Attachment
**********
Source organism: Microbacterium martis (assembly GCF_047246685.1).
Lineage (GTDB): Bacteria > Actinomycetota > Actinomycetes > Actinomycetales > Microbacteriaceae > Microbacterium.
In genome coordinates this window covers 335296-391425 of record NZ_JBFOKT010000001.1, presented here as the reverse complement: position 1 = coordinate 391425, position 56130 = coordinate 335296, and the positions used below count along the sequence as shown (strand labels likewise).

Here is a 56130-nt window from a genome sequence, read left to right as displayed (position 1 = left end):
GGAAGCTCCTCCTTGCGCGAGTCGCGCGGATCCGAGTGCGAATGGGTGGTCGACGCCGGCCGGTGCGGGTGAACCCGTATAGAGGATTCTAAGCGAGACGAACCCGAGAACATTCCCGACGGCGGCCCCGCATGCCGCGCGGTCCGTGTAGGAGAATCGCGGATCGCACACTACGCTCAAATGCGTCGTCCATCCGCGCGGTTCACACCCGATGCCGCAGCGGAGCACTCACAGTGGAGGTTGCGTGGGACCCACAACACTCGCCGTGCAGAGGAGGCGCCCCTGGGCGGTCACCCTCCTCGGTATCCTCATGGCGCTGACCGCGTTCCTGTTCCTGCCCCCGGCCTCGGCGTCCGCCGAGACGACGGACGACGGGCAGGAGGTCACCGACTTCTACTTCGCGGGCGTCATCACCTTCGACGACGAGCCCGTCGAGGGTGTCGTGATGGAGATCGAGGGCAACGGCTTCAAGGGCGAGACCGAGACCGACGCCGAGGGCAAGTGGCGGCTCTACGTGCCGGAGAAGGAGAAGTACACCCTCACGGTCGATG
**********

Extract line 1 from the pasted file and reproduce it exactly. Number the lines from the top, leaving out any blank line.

Source organism: Microbacterium martis (assembly GCF_047246685.1).